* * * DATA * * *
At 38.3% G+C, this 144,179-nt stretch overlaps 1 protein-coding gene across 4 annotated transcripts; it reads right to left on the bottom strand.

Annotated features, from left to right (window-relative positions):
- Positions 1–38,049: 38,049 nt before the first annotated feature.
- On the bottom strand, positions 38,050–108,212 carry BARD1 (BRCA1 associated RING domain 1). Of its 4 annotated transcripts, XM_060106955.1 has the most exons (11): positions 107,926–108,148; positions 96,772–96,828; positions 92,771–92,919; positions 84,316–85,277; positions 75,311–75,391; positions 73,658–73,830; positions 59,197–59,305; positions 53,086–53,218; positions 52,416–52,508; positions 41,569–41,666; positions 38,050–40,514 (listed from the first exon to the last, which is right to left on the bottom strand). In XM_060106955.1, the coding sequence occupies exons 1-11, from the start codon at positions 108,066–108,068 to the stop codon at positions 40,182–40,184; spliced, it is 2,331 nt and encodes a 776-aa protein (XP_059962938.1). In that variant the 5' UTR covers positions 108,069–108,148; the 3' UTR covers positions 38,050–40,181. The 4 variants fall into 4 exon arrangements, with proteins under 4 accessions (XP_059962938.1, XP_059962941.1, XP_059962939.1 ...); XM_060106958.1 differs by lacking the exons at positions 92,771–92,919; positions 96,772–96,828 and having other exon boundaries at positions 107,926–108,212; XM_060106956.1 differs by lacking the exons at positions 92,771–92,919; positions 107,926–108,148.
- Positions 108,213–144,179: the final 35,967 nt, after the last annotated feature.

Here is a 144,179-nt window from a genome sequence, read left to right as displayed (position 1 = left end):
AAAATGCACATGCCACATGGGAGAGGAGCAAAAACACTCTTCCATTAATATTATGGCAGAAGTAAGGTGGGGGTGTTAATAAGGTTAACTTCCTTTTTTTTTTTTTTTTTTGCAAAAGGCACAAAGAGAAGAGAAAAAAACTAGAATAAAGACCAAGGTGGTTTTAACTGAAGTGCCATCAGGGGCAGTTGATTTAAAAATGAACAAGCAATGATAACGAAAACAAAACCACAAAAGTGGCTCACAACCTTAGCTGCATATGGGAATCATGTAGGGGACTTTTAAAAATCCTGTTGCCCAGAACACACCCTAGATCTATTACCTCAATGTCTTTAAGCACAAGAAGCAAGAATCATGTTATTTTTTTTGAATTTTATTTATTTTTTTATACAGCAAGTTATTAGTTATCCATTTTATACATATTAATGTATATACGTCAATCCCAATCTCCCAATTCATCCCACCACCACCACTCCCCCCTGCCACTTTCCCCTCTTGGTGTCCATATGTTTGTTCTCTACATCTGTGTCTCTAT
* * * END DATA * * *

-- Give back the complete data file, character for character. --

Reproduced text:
At 38.3% G+C, this 144,179-nt stretch overlaps 1 protein-coding gene across 4 annotated transcripts; it reads right to left on the bottom strand.

Annotated features, from left to right (window-relative positions):
- Positions 1–38,049: 38,049 nt before the first annotated feature.
- On the bottom strand, positions 38,050–108,212 carry BARD1 (BRCA1 associated RING domain 1). Of its 4 annotated transcripts, XM_060106955.1 has the most exons (11): positions 107,926–108,148; positions 96,772–96,828; positions 92,771–92,919; positions 84,316–85,277; positions 75,311–75,391; positions 73,658–73,830; positions 59,197–59,305; positions 53,086–53,218; positions 52,416–52,508; positions 41,569–41,666; positions 38,050–40,514 (listed from the first exon to the last, which is right to left on the bottom strand). In XM_060106955.1, the coding sequence occupies exons 1-11, from the start codon at positions 108,066–108,068 to the stop codon at positions 40,182–40,184; spliced, it is 2,331 nt and encodes a 776-aa protein (XP_059962938.1). In that variant the 5' UTR covers positions 108,069–108,148; the 3' UTR covers positions 38,050–40,181. The 4 variants fall into 4 exon arrangements, with proteins under 4 accessions (XP_059962938.1, XP_059962941.1, XP_059962939.1 ...); XM_060106958.1 differs by lacking the exons at positions 92,771–92,919; positions 96,772–96,828 and having other exon boundaries at positions 107,926–108,212; XM_060106956.1 differs by lacking the exons at positions 92,771–92,919; positions 107,926–108,148.
- Positions 108,213–144,179: the final 35,967 nt, after the last annotated feature.

Here is a 144,179-nt window from a genome sequence, read left to right as displayed (position 1 = left end):
AAAATGCACATGCCACATGGGAGAGGAGCAAAAACACTCTTCCATTAATATTATGGCAGAAGTAAGGTGGGGGTGTTAATAAGGTTAACTTCCTTTTTTTTTTTTTTTTTTGCAAAAGGCACAAAGAGAAGAGAAAAAAACTAGAATAAAGACCAAGGTGGTTTTAACTGAAGTGCCATCAGGGGCAGTTGATTTAAAAATGAACAAGCAATGATAACGAAAACAAAACCACAAAAGTGGCTCACAACCTTAGCTGCATATGGGAATCATGTAGGGGACTTTTAAAAATCCTGTTGCCCAGAACACACCCTAGATCTATTACCTCAATGTCTTTAAGCACAAGAAGCAAGAATCATGTTATTTTTTTTGAATTTTATTTATTTTTTTATACAGCAAGTTATTAGTTATCCATTTTATACATATTAATGTATATACGTCAATCCCAATCTCCCAATTCATCCCACCACCACCACTCCCCCCTGCCACTTTCCCCTCTTGGTGTCCATATGTTTGTTCTCTACATCTGTGTCTCTAT